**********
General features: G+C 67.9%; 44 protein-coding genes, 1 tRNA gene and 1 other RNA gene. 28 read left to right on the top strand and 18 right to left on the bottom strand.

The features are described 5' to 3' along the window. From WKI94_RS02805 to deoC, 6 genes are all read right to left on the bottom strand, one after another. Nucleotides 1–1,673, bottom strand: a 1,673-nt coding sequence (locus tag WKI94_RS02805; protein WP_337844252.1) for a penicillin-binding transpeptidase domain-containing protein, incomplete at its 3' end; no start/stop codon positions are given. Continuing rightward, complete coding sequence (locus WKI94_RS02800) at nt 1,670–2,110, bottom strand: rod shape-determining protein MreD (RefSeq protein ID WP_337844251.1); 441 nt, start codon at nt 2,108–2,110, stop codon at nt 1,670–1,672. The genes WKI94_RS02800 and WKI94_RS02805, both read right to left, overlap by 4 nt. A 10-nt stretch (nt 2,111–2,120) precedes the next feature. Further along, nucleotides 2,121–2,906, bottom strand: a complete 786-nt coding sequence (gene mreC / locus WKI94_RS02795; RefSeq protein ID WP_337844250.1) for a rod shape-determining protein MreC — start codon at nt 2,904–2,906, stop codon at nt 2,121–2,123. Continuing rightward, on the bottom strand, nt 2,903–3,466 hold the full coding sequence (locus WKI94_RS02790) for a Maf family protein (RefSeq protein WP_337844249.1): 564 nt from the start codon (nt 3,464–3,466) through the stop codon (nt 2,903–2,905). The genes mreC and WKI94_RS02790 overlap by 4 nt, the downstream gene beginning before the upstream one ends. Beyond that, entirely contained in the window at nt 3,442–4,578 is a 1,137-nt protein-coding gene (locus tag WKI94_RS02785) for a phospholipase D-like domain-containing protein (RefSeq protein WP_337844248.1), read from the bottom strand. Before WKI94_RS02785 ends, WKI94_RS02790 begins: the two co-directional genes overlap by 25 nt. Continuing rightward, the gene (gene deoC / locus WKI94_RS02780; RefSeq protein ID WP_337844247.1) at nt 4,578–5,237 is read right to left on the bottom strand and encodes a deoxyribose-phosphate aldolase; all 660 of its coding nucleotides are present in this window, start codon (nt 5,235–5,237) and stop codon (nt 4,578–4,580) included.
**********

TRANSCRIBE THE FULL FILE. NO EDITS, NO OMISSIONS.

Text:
General features: G+C 67.9%; 44 protein-coding genes, 1 tRNA gene and 1 other RNA gene. 28 read left to right on the top strand and 18 right to left on the bottom strand.

The features are described 5' to 3' along the window. From WKI94_RS02805 to deoC, 6 genes are all read right to left on the bottom strand, one after another. Nucleotides 1–1,673, bottom strand: a 1,673-nt coding sequence (locus tag WKI94_RS02805; protein WP_337844252.1) for a penicillin-binding transpeptidase domain-containing protein, incomplete at its 3' end; no start/stop codon positions are given. Continuing rightward, complete coding sequence (locus WKI94_RS02800) at nt 1,670–2,110, bottom strand: rod shape-determining protein MreD (RefSeq protein ID WP_337844251.1); 441 nt, start codon at nt 2,108–2,110, stop codon at nt 1,670–1,672. The genes WKI94_RS02800 and WKI94_RS02805, both read right to left, overlap by 4 nt. A 10-nt stretch (nt 2,111–2,120) precedes the next feature. Further along, nucleotides 2,121–2,906, bottom strand: a complete 786-nt coding sequence (gene mreC / locus WKI94_RS02795; RefSeq protein ID WP_337844250.1) for a rod shape-determining protein MreC — start codon at nt 2,904–2,906, stop codon at nt 2,121–2,123. Continuing rightward, on the bottom strand, nt 2,903–3,466 hold the full coding sequence (locus WKI94_RS02790) for a Maf family protein (RefSeq protein WP_337844249.1): 564 nt from the start codon (nt 3,464–3,466) through the stop codon (nt 2,903–2,905). The genes mreC and WKI94_RS02790 overlap by 4 nt, the downstream gene beginning before the upstream one ends. Beyond that, entirely contained in the window at nt 3,442–4,578 is a 1,137-nt protein-coding gene (locus tag WKI94_RS02785) for a phospholipase D-like domain-containing protein (RefSeq protein WP_337844248.1), read from the bottom strand. Before WKI94_RS02785 ends, WKI94_RS02790 begins: the two co-directional genes overlap by 25 nt. Continuing rightward, the gene (gene deoC / locus WKI94_RS02780; RefSeq protein ID WP_337844247.1) at nt 4,578–5,237 is read right to left on the bottom strand and encodes a deoxyribose-phosphate aldolase; all 660 of its coding nucleotides are present in this window, start codon (nt 5,235–5,237) and stop codon (nt 4,578–4,580) included.